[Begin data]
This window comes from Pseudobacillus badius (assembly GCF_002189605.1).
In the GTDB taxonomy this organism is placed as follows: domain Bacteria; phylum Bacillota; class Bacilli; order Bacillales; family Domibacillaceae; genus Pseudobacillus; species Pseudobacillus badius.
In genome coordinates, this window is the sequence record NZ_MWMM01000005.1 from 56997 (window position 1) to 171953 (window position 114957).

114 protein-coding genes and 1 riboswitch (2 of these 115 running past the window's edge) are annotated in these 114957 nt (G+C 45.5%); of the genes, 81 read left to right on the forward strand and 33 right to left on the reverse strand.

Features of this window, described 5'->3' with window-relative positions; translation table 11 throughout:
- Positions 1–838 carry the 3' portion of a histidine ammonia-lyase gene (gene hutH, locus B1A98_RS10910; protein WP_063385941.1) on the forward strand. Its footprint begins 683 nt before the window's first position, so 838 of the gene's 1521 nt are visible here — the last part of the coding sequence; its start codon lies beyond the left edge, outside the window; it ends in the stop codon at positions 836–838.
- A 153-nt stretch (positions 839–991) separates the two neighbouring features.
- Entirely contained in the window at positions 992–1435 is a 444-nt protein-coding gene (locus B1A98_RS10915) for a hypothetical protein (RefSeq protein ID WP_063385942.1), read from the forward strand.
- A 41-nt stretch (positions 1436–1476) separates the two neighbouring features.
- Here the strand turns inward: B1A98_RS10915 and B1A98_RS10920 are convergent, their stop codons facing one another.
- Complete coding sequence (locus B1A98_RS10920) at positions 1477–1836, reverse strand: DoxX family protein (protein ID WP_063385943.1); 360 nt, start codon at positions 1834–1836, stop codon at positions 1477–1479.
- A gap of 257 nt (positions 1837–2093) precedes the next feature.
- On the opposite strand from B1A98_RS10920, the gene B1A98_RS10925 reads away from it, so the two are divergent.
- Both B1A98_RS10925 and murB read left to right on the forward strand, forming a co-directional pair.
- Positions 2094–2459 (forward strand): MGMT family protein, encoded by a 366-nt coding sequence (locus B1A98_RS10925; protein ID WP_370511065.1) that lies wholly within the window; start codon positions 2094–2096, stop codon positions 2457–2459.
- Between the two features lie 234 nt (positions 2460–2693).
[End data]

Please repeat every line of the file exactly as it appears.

This window comes from Pseudobacillus badius (assembly GCF_002189605.1).
In the GTDB taxonomy this organism is placed as follows: domain Bacteria; phylum Bacillota; class Bacilli; order Bacillales; family Domibacillaceae; genus Pseudobacillus; species Pseudobacillus badius.
In genome coordinates, this window is the sequence record NZ_MWMM01000005.1 from 56997 (window position 1) to 171953 (window position 114957).

114 protein-coding genes and 1 riboswitch (2 of these 115 running past the window's edge) are annotated in these 114957 nt (G+C 45.5%); of the genes, 81 read left to right on the forward strand and 33 right to left on the reverse strand.

Features of this window, described 5'->3' with window-relative positions; translation table 11 throughout:
- Positions 1–838 carry the 3' portion of a histidine ammonia-lyase gene (gene hutH, locus B1A98_RS10910; protein WP_063385941.1) on the forward strand. Its footprint begins 683 nt before the window's first position, so 838 of the gene's 1521 nt are visible here — the last part of the coding sequence; its start codon lies beyond the left edge, outside the window; it ends in the stop codon at positions 836–838.
- A 153-nt stretch (positions 839–991) separates the two neighbouring features.
- Entirely contained in the window at positions 992–1435 is a 444-nt protein-coding gene (locus B1A98_RS10915) for a hypothetical protein (RefSeq protein ID WP_063385942.1), read from the forward strand.
- A 41-nt stretch (positions 1436–1476) separates the two neighbouring features.
- Here the strand turns inward: B1A98_RS10915 and B1A98_RS10920 are convergent, their stop codons facing one another.
- Complete coding sequence (locus B1A98_RS10920) at positions 1477–1836, reverse strand: DoxX family protein (protein ID WP_063385943.1); 360 nt, start codon at positions 1834–1836, stop codon at positions 1477–1479.
- A gap of 257 nt (positions 1837–2093) precedes the next feature.
- On the opposite strand from B1A98_RS10920, the gene B1A98_RS10925 reads away from it, so the two are divergent.
- Both B1A98_RS10925 and murB read left to right on the forward strand, forming a co-directional pair.
- Positions 2094–2459 (forward strand): MGMT family protein, encoded by a 366-nt coding sequence (locus B1A98_RS10925; protein ID WP_370511065.1) that lies wholly within the window; start codon positions 2094–2096, stop codon positions 2457–2459.
- Between the two features lie 234 nt (positions 2460–2693).